Flight Design - The Other End of the LSA Spectrum

I wrote about the Pipersport on Monday. I am glad to see companies like Piper and Cessna excited about the LSA market. I think they have pedigrees that will help sell their aircraft and lend legitimacy to Light Sport Aircraft overall. Though these companies may be leaders in the 4-place piston and even bizjet classes, they are definitely just the babies in LSA world. The disparity between their progress and that of the major LSA players is pretty significant.

Cessna and Piper have deliviered a total of 2 LSAs. Cessna's Skycatcher has so little range and useful load that people will be hard-pressed to get a student and a CFI airborne in the same aircraft in many parts of the world for much of the year. The Pipersport might be a bit more capable, but that is probably only because it is an old design borrowed from an experienced sport aircraft maker.

What's their competition? Flight Design has a family of aircraft cased on their CT. They have 1500 aircraft in the CT series flying all over the world. They've been producing sport aircraft for 23 years. They've lead the American LSA market for most of the time that the market has existed. The wildly popular CTLS is mature enough that Flight Design has been able to start developing advanced versions of the airframe.

Flight Design announced a CTLS Lite with a reduced empty weight (and higher useful load) of 50 pounds, thanks to a more modest panel and some structural weight-shaving. Oh, and it costs $20,000 less than the standard CTLS model.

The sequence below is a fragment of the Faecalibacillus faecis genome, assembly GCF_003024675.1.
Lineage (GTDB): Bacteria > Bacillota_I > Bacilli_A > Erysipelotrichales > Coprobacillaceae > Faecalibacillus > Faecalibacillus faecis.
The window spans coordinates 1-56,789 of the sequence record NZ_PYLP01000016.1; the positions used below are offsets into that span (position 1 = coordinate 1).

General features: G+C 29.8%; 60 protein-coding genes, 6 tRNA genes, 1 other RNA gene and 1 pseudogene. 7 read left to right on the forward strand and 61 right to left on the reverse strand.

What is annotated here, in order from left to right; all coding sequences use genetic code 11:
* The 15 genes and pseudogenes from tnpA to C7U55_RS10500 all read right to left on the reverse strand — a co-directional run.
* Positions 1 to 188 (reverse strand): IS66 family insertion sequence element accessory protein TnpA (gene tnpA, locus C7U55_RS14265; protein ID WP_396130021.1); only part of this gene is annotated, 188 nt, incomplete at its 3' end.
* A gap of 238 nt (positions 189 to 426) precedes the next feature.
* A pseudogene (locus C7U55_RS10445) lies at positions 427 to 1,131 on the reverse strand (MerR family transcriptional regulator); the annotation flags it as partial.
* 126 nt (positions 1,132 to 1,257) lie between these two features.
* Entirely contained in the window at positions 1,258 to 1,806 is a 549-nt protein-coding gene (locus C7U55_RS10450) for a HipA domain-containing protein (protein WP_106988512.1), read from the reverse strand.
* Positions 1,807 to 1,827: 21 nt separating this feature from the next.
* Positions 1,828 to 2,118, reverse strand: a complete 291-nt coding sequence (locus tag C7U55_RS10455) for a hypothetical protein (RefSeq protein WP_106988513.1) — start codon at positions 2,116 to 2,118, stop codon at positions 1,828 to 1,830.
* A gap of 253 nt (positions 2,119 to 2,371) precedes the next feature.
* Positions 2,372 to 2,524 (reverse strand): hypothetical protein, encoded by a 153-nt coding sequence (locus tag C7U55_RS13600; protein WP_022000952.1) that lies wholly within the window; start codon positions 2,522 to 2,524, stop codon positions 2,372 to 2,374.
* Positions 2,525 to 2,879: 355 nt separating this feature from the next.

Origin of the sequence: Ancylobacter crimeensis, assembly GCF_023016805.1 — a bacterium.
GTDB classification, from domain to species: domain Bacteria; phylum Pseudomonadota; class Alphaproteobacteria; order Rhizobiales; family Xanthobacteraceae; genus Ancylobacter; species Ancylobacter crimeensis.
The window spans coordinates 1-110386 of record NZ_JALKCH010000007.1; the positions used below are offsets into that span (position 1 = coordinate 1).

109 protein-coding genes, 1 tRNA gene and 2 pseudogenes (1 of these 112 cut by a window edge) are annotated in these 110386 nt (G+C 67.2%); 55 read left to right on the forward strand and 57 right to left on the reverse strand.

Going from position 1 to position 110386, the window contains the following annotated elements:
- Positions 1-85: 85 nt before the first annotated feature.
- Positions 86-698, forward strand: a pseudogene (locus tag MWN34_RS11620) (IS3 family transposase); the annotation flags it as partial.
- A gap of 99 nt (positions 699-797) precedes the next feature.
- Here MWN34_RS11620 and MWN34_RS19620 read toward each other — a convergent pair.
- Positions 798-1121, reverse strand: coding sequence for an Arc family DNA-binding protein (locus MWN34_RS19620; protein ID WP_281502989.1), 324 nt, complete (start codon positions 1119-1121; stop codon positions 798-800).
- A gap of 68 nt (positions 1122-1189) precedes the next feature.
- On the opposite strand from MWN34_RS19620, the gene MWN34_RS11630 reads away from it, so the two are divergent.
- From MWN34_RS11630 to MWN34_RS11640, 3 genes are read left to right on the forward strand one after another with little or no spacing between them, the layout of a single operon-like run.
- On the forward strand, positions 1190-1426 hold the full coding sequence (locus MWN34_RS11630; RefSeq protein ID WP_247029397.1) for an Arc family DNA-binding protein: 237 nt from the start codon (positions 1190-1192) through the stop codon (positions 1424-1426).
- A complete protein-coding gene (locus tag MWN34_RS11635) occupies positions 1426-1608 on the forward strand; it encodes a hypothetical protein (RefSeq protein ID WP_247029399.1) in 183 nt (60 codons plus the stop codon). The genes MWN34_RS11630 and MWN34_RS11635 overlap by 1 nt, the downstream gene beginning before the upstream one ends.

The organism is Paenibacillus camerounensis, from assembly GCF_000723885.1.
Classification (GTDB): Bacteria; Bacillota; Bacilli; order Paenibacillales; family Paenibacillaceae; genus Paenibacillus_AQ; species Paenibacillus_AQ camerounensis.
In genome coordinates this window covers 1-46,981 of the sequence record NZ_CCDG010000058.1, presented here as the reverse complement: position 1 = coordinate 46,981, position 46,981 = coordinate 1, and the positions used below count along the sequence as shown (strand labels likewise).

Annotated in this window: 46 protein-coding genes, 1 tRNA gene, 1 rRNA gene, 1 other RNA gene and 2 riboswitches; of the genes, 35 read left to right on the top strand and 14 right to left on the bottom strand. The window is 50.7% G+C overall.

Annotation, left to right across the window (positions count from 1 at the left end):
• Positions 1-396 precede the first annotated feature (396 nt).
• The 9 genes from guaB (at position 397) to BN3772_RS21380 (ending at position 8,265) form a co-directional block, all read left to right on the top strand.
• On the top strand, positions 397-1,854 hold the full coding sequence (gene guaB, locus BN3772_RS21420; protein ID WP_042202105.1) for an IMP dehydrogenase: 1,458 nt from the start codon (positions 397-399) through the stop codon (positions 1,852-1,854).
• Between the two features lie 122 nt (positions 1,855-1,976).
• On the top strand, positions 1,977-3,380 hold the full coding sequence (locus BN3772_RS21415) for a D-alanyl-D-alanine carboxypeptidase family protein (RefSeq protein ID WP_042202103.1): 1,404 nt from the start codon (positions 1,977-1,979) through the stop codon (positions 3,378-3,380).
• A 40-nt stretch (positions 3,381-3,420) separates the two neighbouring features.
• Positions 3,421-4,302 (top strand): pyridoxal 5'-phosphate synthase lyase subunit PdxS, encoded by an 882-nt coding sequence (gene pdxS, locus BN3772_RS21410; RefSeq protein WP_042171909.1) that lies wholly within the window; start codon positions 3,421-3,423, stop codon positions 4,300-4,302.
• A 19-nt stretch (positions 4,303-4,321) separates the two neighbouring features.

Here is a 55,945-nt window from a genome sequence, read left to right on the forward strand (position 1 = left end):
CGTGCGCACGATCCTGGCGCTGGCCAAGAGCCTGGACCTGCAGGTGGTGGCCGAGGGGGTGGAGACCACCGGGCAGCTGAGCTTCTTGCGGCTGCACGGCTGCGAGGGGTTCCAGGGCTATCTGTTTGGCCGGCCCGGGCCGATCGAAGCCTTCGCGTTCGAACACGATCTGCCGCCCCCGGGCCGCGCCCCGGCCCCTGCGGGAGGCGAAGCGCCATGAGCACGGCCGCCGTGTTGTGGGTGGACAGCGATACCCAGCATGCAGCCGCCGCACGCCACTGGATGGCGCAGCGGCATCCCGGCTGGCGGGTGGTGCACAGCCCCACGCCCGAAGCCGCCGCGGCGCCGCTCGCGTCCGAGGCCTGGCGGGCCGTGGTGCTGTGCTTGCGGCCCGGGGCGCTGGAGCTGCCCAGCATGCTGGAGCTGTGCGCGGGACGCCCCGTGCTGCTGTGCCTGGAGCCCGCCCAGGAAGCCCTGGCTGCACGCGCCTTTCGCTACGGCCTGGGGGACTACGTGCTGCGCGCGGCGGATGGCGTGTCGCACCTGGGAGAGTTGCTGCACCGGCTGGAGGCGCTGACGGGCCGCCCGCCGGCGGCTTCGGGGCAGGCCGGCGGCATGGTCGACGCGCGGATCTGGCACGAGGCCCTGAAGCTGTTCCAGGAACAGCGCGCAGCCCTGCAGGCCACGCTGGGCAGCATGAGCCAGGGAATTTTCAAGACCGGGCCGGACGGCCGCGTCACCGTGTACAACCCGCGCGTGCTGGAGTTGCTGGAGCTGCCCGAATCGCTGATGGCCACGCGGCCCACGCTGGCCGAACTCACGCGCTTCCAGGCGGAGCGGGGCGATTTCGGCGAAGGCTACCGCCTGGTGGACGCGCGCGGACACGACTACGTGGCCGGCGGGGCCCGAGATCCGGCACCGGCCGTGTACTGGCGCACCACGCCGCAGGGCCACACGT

They also have a new CTLS HL version. With larger wings and a turbocharged 115hp Rotax 914, it is designed specifically for towing gliders, though they offer it with floats as well. It might not qualify as an LSA in the US, but it is certainly a capability improvement for the airframe for Europeans or someone who can operate it in a non-LSA category.

They've also been working on a hybrid drive system intended for aircraft with motors in the 160-180 hp range. They pair a supercharged 115hp motor with a 40 hp electric motor used for takeoff and climb. Though they intend this as just a stepping stone to learn about electric drive systems while waiting for battery technology to get to the point where they can offer an electric-only drive system, their hybrid drive has some cool advantages and promises to save up to 2.5 gph. Their press release says they plan to offer it as a retrofit option for existing aircraft. Maybe my old 60 year-old C-170A will end up with a state of the art hybrid system someday....

Looking at all this, it's apparent that Flight Design has a solid grasp of what it means to make Light Sport Aircraft. They've been leaders in that market for years and their products are so successful and mature that they're already working to develop new aircraft and technologies. That's some pretty stiff competition for a couple aircraft makers that have each just delivered their first LSA. What do you think, will Cessna and Piper ever catch up to the Flight Designs of the LSA world? Is a well known brand name enough to sell airplanes, or will the value of aircraft like the CTLS keep them in the lead?